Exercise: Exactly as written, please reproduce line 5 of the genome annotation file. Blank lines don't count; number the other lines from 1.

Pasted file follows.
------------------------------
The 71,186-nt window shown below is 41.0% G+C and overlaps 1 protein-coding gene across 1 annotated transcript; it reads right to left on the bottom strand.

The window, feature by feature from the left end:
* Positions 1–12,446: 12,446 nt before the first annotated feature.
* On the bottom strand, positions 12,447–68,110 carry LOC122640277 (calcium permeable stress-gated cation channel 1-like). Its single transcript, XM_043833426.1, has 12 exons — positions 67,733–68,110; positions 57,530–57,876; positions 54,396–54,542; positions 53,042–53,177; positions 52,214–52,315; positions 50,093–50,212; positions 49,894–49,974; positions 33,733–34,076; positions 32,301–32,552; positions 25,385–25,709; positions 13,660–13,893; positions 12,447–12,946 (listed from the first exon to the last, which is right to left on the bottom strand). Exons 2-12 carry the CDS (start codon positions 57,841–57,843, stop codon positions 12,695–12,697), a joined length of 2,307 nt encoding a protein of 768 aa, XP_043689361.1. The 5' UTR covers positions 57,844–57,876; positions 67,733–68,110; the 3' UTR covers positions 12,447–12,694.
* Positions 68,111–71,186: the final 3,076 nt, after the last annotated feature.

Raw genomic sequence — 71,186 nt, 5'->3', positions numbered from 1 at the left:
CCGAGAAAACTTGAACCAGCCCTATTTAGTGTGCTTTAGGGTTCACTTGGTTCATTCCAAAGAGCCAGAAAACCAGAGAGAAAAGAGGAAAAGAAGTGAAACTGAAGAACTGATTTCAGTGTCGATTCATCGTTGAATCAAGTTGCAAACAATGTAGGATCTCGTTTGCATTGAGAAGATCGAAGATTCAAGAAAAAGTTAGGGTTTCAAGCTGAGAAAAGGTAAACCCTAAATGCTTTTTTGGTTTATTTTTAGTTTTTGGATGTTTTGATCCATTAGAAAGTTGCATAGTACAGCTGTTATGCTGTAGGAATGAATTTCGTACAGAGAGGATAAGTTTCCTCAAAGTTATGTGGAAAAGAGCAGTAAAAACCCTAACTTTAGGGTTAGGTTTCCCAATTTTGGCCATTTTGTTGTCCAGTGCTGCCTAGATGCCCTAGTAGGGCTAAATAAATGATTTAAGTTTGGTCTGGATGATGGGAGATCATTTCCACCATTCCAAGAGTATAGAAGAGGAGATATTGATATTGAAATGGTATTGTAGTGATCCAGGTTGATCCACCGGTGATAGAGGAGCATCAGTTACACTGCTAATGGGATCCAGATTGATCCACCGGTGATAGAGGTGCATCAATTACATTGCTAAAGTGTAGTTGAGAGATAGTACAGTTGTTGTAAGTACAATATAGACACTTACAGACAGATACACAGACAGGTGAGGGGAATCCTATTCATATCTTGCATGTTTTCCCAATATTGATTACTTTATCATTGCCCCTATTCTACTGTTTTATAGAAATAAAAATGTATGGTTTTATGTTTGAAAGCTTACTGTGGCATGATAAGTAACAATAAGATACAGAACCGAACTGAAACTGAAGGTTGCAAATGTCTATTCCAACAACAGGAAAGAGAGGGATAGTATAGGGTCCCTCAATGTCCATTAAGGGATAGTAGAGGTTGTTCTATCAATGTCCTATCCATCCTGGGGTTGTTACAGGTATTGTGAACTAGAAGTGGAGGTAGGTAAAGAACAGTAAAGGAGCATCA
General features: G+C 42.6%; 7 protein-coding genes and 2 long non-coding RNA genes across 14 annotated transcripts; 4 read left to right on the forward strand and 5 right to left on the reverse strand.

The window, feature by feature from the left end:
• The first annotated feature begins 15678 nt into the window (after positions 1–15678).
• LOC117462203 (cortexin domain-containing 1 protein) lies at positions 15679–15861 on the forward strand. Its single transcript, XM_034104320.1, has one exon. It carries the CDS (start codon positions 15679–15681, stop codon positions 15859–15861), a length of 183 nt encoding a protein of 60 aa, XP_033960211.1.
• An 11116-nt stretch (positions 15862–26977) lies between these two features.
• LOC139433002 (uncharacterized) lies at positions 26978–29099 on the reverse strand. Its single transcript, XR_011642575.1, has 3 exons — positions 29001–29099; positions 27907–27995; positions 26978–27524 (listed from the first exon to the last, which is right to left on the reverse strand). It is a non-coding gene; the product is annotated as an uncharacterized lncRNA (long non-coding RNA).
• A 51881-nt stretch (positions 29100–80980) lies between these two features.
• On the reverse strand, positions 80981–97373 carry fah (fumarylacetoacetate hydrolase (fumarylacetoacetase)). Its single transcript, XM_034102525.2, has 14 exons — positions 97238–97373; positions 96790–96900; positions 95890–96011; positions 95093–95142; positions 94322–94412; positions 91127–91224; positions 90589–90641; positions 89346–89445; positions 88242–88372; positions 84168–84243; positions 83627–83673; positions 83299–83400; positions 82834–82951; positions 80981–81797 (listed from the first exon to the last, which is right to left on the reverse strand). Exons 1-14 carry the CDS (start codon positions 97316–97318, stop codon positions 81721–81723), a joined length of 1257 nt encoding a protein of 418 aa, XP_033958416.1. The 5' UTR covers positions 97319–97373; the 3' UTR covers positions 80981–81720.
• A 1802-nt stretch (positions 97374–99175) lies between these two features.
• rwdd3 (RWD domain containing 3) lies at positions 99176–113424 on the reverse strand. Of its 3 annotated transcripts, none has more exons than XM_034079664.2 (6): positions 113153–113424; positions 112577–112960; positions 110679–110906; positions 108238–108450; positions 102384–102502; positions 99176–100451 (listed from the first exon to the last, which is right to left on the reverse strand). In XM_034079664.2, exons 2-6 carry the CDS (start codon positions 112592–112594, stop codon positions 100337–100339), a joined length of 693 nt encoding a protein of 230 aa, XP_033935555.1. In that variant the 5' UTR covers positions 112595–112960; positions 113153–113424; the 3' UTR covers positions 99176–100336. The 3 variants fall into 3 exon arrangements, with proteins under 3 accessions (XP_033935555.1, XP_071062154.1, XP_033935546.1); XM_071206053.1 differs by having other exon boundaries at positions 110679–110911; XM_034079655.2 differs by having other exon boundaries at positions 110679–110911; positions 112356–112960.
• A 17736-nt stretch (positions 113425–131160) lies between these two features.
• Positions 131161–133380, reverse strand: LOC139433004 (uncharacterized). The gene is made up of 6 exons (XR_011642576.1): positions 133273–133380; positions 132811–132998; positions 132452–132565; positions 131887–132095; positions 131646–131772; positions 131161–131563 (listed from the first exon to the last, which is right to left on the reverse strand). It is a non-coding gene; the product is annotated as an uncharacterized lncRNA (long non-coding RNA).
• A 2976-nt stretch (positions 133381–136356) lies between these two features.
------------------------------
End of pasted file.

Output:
* Positions 68,111–71,186: the final 3,076 nt, after the last annotated feature.